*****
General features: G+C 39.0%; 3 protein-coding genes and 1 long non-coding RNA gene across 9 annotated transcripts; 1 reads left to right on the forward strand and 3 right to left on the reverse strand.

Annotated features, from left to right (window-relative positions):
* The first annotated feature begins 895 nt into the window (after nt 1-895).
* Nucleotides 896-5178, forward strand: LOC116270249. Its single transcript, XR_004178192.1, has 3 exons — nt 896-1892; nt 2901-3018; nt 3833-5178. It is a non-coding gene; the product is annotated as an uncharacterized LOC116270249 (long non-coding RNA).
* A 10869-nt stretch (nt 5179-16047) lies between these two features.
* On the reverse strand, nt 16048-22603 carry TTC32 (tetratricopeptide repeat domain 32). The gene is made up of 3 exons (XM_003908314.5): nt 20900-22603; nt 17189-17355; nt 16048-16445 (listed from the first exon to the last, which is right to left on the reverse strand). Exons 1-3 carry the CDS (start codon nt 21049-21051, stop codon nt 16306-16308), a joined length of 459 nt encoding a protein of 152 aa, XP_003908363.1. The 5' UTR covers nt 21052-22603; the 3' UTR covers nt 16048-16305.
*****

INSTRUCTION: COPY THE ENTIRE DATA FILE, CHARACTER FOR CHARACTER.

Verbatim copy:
General features: G+C 39.0%; 3 protein-coding genes and 1 long non-coding RNA gene across 9 annotated transcripts; 1 reads left to right on the forward strand and 3 right to left on the reverse strand.

Annotated features, from left to right (window-relative positions):
* The first annotated feature begins 895 nt into the window (after nt 1-895).
* Nucleotides 896-5178, forward strand: LOC116270249. Its single transcript, XR_004178192.1, has 3 exons — nt 896-1892; nt 2901-3018; nt 3833-5178. It is a non-coding gene; the product is annotated as an uncharacterized LOC116270249 (long non-coding RNA).
* A 10869-nt stretch (nt 5179-16047) lies between these two features.
* On the reverse strand, nt 16048-22603 carry TTC32 (tetratricopeptide repeat domain 32). The gene is made up of 3 exons (XM_003908314.5): nt 20900-22603; nt 17189-17355; nt 16048-16445 (listed from the first exon to the last, which is right to left on the reverse strand). Exons 1-3 carry the CDS (start codon nt 21049-21051, stop codon nt 16306-16308), a joined length of 459 nt encoding a protein of 152 aa, XP_003908363.1. The 5' UTR covers nt 21052-22603; the 3' UTR covers nt 16048-16305.